I understand that Fisher's LSD test is used as a post hoc analysis if the ANOVA test rejects the null hypothesis All the means $X_1, X_2,.. X_n$ taken from various samples are equal.
Also, given that if we reject null hypothesis via ANOVA, we can definitely find at least one pair of means $X_i \& X_j$ such that Fisher's LSD test is also violated. - This is what has been taught and proven in my stats course.
However, is it possible that we cannot reject the Null hypotheses via ANOVA and yet find of a pair $X_i , X_j$ such that Fisher's LSD will reject that both the samples have same mean. - I feel that this type of scenario is possible.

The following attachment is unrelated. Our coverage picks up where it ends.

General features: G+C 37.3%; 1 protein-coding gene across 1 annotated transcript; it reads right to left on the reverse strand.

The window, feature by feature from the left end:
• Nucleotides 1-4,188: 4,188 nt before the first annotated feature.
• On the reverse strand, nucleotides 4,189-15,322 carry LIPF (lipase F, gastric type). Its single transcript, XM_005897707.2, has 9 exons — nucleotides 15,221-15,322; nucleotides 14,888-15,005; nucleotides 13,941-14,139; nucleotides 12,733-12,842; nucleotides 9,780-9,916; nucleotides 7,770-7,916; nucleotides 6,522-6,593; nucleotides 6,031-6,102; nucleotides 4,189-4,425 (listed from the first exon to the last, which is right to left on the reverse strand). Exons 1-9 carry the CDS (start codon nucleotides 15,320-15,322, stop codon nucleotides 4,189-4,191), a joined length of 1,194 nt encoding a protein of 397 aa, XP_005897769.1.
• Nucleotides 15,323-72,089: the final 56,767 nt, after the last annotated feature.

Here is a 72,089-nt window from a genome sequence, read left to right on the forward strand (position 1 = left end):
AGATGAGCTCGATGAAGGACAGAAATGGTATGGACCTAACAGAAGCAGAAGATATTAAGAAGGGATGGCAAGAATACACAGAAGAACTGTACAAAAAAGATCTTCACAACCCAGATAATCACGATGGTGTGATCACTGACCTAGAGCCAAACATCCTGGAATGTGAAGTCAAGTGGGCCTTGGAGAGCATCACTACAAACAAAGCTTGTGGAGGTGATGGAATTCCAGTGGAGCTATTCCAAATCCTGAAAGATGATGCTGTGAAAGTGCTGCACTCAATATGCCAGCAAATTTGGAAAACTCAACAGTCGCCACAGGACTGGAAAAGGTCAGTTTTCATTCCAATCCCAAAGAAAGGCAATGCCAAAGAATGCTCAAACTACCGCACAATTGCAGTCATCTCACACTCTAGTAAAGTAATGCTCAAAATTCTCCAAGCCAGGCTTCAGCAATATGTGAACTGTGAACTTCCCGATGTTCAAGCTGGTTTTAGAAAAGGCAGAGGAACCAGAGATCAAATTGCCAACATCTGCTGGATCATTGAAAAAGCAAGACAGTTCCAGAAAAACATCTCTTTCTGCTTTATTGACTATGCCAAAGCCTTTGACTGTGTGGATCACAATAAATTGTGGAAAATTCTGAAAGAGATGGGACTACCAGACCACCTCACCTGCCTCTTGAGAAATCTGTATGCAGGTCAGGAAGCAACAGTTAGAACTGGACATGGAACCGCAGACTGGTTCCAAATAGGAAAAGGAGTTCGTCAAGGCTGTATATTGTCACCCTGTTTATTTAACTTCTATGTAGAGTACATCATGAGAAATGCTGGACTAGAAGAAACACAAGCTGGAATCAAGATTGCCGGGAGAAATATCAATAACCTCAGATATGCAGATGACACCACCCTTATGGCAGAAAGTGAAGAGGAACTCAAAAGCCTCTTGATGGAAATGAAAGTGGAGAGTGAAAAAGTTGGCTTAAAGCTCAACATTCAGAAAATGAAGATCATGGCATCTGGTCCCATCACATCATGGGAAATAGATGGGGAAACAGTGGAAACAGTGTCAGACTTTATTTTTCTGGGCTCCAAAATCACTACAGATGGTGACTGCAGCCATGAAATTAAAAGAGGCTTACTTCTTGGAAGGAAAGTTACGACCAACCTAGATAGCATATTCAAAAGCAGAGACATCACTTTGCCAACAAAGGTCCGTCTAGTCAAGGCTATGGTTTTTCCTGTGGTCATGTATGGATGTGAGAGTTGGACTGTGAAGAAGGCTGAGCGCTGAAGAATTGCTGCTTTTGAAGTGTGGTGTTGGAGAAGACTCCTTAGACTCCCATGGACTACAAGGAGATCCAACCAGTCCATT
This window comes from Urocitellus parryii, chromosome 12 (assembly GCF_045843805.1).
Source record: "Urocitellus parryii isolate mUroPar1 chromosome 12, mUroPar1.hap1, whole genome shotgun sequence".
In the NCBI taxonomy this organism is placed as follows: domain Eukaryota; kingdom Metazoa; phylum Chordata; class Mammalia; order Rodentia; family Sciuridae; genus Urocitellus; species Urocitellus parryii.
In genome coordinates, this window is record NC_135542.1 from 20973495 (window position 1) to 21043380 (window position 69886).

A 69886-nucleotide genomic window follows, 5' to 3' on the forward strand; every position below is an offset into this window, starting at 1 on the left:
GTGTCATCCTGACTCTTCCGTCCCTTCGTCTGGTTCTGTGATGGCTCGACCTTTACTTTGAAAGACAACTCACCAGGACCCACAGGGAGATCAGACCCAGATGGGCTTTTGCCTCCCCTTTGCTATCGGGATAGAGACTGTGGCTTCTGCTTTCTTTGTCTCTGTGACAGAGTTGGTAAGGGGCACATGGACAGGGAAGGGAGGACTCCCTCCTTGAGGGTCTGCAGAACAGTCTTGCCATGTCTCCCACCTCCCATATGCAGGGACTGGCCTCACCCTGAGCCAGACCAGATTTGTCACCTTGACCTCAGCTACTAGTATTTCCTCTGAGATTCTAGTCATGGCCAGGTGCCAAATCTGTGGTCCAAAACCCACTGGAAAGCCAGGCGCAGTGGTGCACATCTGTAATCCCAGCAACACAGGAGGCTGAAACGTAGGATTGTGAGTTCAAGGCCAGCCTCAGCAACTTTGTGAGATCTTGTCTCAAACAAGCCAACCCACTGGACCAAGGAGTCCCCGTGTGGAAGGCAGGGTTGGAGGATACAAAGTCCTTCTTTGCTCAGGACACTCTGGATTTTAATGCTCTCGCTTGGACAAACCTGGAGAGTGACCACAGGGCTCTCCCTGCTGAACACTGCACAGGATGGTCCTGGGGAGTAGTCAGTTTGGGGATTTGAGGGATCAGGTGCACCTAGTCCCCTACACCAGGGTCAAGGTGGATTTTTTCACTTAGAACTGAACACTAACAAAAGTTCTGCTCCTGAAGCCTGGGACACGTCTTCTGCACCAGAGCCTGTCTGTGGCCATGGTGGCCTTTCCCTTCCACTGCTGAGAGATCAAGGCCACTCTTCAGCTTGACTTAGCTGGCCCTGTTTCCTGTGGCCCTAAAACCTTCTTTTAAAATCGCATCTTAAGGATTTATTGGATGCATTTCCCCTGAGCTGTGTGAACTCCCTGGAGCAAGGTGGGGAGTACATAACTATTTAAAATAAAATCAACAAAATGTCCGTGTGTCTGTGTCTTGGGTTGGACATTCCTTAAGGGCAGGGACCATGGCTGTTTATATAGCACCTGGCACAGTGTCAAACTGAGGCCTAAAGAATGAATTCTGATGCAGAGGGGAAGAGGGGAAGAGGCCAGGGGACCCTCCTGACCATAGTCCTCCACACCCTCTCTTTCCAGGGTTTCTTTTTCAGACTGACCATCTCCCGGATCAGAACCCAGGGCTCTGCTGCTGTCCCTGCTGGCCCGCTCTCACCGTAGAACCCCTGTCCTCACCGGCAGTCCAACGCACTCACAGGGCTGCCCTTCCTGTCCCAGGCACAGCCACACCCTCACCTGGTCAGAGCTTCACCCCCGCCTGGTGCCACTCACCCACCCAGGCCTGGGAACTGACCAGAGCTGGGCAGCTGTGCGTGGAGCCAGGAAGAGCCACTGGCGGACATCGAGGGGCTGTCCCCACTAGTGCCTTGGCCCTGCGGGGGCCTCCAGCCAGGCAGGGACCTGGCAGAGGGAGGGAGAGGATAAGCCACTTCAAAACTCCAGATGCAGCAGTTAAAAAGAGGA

So, is Fisher's LSD ( for all the pairs) more stricter test compared to ANOVA for rejecting the null hypothesis?
edit: None of the post-hoc tests are guaranteed to find a significant pair even after rejecting main ANOVA. This is true with Fisher's test as described here, but also with a popular alternative like Turkey's test